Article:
“Put things right? What am I, stuck in Quantum Leap?” Jon frowned, “If they had some sort of divine mandate, The Powers That Be would have kept us from stopping you.”
“And they don’t, that’s our whole point. They didn’t give us a pass, but they didn’t stop us either. You’d think The Powers That Be could at least have set up some sort of system where those with good intentions got a pass, but they don’t seem to care about the micromanagement. We think that’s why there was no need to just cement a wall between the two planes of existence. Thus it’s less of a wall and more of a bramble patch. There were escapees constantly making their way through (and getting sent right back by the Hunts) so they must have meant for travel to happen… otherwise why make it possible at all?”
“Free will?” Jon wasn’t overly convinced, but the man did seem to have some good points. “If there isn’t a way to break the rules that would make the rules pointless. You have to have the chance to sin in order for not sinning to mean anything.”
“That’s a religious argument, I’m making a rational one.” The man brushed off Jon’s concern with a dismissive hand wave. “The Powers That Be were vast barely understood things to start with. Maybe the Hounds had simply misunderstood, maybe they were just supposed to be keeping the bad people out. Not everyone. Not us. We’re not here to hurt people, after all, just help them. We’re the good guys. Seriously.”
“Right, so you’re the good guys, what does that make us then?”
“Also the good guys.”
“You can’t have two sets of good guys, that’s not how it works.”
“This isn’t a fairy tale,” the man sniffed, “the world is full of nothing but good guys, depending on how you look at it. There are very very few true evils out there, it’s just not in human nature.”
“So you think bringing evil into the world is a good way to balance that?” Now Jon was just confused.
“What evil?” The man looked at him, just as confused.
“The demons,” Jon answered, “You know, the ones that you’re bringing through the Veil. And don’t tell me they aren’t demons, I’ve seen them posses people.” He was sort of angry that the nameless faceless enemy seemed to think it was engaging in perfectly acceptable behavior.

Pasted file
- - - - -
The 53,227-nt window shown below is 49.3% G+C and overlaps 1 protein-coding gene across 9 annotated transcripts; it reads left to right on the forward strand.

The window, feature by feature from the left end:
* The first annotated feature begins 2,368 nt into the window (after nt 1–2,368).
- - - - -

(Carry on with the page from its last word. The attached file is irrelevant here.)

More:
Jon described what he had seen in the warehouse and it took a minute for the man to figure out what he was talking about.
“Hah! Okay, okay,” the man grinned in relief. “That looked bad, I know, but it wasn’t what you thought it was. Well, I mean, it wasn’t what it looked like it was. I don’t think anyone could have seen it like that and thought it was a good thing.” He leaned over the chair, hands jumping about descriptively as he explained.
“You know that light siders bond to the Veil creatures so they can affect the world here, right?”
“Well it’s the same thing for dark siders, only they normally bond to a light sider bonded veil critter. Some times, like the time you saw there, they bond directly to a light sider, skipping the veil go between. It’s a little more complicated than it would be normally, since it gives both of them the power to exist on the wrong side of the Veil and that sort of twists it a bit.” He rolled his hand to mimic the spin it put on the veil. “So the living one’s a little bit dead and the dead one’s a little bit alive.”
Which sounded disturbingly familiar.
“That lasts until the light sider dies, and then both of them head to the dark side.” He shrugged. “There actually isn’t a way to force them back until then, except maybe throwing the light sider through and seeing if they stick.”
The man looked at him oddly for a few moments and then blinked, “Good to know.”
“So why am I here?” Which really was ‘why am I not dead’, but Jon really wasn’t about to broach that subject just quite yet.
“You seemed to be the only one we might be able to talk to, so, well,” he waved an arm at the warehouse, “here you are.”
“So we’ve talked, do I get to leave now?”
“Um,” the man pushed his glasses up with a finger. “No.”
“Well then why am I here?”
“You’re also a bargaining chip you know,” the man shrugged, “at least we’re figuring they might want you back unharmed.”
“Great.” Jon wiggled in the bond again. “Hate to tell you this, but they probably think I’m disposable.”